My current opinion is that Groove is a charming and nice tool for communication between friends or family members who normally have no Domino infrastructure - but it makes only little sense for corporate collaboration needs. Let´s wait for v2.5 !!

Otto Foerg, 2002-12-01

I respectfully disagree. I work for and with a fairly large number of other people in my company on both coasts of the US and we use Groove every day to do all our work - communications, editing presentations and files, software development.

There are a large number of warts and problems with Groove but it is no way just a "charming and nice tool for communication between friends or family members."

Sam Gentile, 2002-12-01

Is ANY major program "complete" before version 3.1?

Anon, 2002-12-02

So, Anon from anon@anon.anon, you really think the internet is anonymous? :-) Hold on to your hat. You are coming in from Registrant for that address is Groove Networks, 100 Cummings Center, Suite 535Q, Beverly MA 01915, USA

That is a somewhat longer trace you left:

Nice shot, Groove Networks. When is 3.1 due?

Volker Weber, 2002-12-02

I agree with Volker. Some observations:
1. Groove Networks took a long time (too long)to find a business model (and to my opinion GN still hasn't found a valid one). Are they a service provider, do they sell licenses and to whom, and what the heck is Groove for...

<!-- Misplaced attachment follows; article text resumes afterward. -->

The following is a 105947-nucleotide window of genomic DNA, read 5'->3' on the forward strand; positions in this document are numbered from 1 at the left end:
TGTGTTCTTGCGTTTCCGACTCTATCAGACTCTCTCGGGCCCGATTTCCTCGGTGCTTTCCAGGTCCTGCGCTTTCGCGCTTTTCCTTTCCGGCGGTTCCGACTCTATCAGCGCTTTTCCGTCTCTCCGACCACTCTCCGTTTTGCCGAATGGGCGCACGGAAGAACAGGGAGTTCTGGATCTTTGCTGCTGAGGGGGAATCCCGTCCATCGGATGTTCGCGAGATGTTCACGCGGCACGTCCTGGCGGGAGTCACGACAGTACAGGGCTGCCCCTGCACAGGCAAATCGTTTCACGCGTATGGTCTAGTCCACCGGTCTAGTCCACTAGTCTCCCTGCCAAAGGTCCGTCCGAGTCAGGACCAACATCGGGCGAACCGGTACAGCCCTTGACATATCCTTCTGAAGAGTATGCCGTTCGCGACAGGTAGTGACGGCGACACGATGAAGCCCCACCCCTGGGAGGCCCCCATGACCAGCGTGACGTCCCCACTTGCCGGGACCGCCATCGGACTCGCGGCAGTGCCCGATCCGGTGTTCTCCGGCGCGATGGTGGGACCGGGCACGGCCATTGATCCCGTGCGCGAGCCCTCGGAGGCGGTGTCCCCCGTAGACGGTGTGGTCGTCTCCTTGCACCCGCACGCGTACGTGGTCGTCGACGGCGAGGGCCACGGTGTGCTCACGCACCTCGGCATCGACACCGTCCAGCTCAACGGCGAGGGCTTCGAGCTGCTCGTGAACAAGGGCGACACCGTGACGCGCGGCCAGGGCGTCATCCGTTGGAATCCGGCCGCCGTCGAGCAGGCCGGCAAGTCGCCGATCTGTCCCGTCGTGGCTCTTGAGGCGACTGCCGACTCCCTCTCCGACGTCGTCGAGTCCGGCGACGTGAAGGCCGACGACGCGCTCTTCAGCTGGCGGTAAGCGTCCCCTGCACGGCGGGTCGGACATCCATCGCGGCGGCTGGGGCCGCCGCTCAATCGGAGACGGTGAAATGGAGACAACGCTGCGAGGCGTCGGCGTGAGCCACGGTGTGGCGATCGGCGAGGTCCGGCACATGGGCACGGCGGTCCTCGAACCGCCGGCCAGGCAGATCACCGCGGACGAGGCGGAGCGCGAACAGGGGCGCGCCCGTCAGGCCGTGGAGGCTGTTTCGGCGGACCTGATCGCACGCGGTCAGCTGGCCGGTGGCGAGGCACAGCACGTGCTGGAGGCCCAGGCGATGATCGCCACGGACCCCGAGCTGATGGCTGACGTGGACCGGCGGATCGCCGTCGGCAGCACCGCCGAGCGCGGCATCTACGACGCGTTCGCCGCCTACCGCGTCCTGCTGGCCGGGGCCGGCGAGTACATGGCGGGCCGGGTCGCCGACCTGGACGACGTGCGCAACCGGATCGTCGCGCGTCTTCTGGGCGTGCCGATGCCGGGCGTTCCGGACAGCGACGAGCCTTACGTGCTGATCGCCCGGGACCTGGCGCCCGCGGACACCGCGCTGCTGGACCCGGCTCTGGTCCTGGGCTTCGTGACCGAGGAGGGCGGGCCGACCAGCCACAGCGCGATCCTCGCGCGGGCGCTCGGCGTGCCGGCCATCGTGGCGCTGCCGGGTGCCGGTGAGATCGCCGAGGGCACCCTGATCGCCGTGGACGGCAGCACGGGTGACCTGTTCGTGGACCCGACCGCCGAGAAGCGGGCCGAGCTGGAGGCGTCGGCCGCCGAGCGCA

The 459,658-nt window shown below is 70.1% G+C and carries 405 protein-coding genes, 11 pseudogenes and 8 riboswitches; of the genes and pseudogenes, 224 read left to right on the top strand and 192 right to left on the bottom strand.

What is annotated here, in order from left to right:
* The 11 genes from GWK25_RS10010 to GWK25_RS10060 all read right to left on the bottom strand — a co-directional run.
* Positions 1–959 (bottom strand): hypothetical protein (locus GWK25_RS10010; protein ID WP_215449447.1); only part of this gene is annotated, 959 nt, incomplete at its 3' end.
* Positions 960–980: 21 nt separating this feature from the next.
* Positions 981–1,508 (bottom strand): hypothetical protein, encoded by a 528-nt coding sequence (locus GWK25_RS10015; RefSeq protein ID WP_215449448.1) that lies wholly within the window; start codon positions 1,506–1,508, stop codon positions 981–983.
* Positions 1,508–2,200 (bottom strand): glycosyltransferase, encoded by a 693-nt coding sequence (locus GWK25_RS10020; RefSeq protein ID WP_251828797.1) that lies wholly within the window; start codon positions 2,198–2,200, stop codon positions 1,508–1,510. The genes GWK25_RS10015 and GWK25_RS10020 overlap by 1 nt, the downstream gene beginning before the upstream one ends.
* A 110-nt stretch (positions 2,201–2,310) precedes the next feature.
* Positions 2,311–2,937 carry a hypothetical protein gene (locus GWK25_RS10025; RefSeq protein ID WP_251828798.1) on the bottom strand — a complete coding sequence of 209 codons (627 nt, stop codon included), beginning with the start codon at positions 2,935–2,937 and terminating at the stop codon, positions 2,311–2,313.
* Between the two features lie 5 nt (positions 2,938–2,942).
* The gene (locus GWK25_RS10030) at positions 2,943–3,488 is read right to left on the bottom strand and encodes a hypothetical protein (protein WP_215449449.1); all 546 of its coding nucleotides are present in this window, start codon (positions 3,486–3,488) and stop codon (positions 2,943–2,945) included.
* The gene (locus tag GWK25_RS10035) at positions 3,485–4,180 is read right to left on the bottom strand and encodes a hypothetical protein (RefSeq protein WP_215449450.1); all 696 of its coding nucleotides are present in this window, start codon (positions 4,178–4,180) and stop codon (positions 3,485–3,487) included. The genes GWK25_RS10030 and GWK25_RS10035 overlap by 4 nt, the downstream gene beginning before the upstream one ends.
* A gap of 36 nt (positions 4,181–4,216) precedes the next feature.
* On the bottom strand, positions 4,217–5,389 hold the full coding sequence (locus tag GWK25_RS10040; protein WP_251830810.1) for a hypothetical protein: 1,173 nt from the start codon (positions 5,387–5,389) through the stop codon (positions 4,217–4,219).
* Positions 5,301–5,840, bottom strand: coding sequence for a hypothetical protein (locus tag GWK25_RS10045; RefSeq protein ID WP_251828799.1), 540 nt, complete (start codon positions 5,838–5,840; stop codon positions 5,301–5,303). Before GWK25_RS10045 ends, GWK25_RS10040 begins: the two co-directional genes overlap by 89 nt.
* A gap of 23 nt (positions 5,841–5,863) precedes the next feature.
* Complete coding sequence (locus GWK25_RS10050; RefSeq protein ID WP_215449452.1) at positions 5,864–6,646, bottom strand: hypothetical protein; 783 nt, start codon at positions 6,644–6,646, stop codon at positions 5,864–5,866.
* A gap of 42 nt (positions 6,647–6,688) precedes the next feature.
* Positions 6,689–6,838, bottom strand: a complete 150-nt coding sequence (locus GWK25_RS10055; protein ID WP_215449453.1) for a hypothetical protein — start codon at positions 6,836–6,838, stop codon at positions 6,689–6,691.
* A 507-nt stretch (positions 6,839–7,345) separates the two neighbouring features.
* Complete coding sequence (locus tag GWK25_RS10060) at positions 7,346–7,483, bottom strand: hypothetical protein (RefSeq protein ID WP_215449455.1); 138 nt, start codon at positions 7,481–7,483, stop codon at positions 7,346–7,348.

2. Collaborative tools are defined by the weakest link. If someone in the chain can't use Groove for whatever reason, people will not use Groove. Internet technologies have spread because their standards are based on the lowest common denominator.
3. Groove is proprietry and therefore by definition cannot become a standard.
4. The download and heavily demanding client software is simply a killer for the viral spreading of Groove.

And of course there's the killer of MS involvement.

I was one of the early adopters of Groove and wanted to build a business around that with my partner Andy Swarbrick. The early decisions of Groove and the MS investment have put me through constant questioning of the basics of Groove. I haven't even touched Groove for the last couple of months. A very good idea got screwed by the wrong technology decisions (all based on MS technology, .NET etc), wrong business model(s), a wrong partner and wrong strategy (what is Groove?) and a surprisingly amateurish launch phase which is still ongoing. Groove is now a niche product.

PS Isn't it funny that there a so many GN people including Ray Ozzie publishing their weblogs? Why don't they do it using Groove? Hugh Pyle, now working for Groove, designed the web publisher Groove tool in 2000 (ok, was an alpha, but worked). Isn't it telling that GN still uses Domino as it's backbone?

Moritz Schroeder, 2002-12-02

"anon": what product "complete v3.1" are you referring to? You don't mean it, do you? ;-)

Moritz Schroeder, 2002-12-02